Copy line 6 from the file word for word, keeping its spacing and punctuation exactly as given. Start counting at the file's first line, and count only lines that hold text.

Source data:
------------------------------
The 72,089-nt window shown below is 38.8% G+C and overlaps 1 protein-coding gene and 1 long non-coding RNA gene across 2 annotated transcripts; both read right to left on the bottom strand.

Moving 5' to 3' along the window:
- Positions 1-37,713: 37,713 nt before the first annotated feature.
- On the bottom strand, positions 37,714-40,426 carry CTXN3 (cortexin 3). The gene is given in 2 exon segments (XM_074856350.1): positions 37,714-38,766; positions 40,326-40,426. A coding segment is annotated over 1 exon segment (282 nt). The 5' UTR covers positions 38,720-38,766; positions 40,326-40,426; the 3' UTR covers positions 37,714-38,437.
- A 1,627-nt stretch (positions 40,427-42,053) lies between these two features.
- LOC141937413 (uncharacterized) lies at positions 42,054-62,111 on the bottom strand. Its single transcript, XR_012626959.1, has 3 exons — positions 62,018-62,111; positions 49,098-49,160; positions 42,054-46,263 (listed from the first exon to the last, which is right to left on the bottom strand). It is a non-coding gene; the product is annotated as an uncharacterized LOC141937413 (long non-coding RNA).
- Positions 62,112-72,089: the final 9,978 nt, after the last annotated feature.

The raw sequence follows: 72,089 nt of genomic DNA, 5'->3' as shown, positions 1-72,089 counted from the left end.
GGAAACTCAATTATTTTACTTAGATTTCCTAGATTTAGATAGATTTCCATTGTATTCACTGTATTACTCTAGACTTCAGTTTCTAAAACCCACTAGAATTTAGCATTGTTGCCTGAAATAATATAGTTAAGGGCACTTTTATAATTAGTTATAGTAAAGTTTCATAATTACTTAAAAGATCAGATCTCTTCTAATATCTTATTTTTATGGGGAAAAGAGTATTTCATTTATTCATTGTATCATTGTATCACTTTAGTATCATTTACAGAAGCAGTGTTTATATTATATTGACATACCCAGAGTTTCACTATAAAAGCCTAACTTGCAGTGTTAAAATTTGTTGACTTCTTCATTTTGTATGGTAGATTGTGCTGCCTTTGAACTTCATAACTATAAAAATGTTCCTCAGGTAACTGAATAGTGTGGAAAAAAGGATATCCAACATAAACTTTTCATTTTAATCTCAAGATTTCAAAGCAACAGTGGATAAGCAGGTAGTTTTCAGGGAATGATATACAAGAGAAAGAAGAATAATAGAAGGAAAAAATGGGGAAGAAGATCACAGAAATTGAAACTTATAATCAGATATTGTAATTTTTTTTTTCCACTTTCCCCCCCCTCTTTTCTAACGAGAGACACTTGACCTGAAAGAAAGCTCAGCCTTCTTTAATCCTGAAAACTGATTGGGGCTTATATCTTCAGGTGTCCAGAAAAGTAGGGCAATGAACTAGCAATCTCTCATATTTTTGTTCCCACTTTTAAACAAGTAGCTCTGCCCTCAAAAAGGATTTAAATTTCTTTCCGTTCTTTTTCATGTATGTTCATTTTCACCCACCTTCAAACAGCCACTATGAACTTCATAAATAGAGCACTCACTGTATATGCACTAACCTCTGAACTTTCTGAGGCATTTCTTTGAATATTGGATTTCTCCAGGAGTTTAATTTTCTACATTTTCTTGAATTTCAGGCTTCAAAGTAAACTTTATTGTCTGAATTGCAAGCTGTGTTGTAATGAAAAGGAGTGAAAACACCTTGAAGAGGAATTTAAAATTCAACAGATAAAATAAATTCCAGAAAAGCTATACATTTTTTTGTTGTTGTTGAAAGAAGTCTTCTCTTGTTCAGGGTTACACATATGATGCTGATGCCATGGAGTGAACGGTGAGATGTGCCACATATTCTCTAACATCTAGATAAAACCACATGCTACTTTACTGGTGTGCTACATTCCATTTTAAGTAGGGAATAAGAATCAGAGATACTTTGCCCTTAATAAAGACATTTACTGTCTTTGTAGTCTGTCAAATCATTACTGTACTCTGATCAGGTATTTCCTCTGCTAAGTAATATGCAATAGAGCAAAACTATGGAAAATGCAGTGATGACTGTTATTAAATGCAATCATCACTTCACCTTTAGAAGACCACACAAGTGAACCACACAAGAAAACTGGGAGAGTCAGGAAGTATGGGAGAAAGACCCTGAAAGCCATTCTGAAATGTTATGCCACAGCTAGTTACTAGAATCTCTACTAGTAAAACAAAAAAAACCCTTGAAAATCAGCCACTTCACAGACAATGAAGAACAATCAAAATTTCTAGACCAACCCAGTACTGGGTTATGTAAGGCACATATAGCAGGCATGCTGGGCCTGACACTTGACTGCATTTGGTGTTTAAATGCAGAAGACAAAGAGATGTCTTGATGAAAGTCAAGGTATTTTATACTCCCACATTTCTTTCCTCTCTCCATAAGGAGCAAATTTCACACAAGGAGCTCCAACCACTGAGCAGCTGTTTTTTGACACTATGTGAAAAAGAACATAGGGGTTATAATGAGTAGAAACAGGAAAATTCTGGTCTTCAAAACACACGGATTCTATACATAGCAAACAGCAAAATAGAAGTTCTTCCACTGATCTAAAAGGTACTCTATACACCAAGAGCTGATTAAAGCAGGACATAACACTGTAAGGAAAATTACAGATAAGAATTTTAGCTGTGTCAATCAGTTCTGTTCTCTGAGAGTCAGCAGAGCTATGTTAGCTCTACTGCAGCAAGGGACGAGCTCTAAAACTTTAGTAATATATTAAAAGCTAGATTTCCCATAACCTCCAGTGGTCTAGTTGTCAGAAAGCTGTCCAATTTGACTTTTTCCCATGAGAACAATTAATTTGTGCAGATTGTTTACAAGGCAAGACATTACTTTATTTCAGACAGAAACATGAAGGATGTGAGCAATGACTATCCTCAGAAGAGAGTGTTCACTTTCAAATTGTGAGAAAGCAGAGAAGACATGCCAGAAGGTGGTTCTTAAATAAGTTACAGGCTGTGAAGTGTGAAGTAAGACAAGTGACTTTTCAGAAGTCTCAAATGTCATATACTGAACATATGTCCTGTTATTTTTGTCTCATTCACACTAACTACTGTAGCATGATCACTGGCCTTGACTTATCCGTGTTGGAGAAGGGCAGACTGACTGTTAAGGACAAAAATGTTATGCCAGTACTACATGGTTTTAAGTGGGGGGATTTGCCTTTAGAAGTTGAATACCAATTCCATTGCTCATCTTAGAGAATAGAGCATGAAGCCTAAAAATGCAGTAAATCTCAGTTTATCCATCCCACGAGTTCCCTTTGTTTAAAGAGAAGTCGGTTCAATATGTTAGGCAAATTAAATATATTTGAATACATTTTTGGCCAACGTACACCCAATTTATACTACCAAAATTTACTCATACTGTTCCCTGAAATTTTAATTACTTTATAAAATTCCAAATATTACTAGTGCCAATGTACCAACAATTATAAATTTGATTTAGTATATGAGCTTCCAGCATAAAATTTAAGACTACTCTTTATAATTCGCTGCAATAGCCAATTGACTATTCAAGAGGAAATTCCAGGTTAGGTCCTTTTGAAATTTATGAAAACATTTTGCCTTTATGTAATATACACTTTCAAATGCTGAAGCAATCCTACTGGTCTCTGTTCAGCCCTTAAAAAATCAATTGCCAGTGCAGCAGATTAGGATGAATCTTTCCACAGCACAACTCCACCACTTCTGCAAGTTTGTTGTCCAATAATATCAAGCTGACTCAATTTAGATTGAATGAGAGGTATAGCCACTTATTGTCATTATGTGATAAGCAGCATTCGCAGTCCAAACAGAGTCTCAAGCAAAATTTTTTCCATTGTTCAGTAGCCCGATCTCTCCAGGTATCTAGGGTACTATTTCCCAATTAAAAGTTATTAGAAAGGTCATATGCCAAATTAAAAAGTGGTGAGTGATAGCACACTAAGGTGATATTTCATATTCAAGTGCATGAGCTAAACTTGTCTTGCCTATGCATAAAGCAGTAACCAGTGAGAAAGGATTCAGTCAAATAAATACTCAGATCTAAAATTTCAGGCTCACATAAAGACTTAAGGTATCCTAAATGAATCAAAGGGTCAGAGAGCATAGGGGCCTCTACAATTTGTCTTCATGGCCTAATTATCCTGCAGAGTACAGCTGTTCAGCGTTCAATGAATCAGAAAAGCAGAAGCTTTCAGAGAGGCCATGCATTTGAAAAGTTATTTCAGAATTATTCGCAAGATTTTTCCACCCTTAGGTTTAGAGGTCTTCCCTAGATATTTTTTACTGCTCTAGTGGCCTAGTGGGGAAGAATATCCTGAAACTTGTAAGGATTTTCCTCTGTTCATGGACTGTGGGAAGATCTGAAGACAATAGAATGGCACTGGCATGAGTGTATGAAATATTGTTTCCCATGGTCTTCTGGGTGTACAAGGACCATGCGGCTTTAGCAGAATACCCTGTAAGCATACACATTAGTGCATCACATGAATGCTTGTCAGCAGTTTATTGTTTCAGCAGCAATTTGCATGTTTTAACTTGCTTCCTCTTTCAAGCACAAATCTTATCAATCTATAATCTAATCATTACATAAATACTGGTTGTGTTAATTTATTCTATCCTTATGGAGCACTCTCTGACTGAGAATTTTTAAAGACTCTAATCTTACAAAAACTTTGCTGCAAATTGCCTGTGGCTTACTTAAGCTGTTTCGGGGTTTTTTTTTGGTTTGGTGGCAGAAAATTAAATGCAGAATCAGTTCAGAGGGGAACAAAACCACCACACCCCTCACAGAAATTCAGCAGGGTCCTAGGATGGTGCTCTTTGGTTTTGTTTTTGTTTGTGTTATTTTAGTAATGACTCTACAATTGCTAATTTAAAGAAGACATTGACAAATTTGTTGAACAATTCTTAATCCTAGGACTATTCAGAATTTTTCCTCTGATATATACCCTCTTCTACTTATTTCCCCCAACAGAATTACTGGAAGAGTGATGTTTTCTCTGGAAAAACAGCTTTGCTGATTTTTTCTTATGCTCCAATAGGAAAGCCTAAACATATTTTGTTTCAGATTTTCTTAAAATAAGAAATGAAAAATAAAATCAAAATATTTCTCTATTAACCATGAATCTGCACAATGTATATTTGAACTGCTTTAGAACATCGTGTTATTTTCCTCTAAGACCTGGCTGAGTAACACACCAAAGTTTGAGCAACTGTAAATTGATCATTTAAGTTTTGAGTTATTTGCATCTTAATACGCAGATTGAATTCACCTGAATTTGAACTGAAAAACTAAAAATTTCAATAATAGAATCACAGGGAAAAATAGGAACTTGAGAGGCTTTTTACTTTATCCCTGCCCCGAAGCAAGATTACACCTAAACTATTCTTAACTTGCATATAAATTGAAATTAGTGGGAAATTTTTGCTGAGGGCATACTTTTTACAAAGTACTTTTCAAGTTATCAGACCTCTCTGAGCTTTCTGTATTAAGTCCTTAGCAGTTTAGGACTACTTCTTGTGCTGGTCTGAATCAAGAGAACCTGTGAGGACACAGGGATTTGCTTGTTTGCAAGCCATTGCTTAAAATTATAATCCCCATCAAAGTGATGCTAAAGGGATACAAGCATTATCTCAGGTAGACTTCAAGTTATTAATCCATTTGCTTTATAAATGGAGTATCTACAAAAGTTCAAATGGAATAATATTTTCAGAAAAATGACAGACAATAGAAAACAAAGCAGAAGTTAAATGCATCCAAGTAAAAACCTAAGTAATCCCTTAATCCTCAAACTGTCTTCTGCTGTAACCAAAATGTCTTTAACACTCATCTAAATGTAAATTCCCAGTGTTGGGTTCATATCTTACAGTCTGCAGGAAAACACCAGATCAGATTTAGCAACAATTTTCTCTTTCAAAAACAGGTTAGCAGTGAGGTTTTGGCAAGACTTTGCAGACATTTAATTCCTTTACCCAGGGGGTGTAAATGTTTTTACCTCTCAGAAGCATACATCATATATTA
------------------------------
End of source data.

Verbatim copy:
- LOC141937413 (uncharacterized) lies at positions 42,054-62,111 on the bottom strand. Its single transcript, XR_012626959.1, has 3 exons — positions 62,018-62,111; positions 49,098-49,160; positions 42,054-46,263 (listed from the first exon to the last, which is right to left on the bottom strand). It is a non-coding gene; the product is annotated as an uncharacterized LOC141937413 (long non-coding RNA).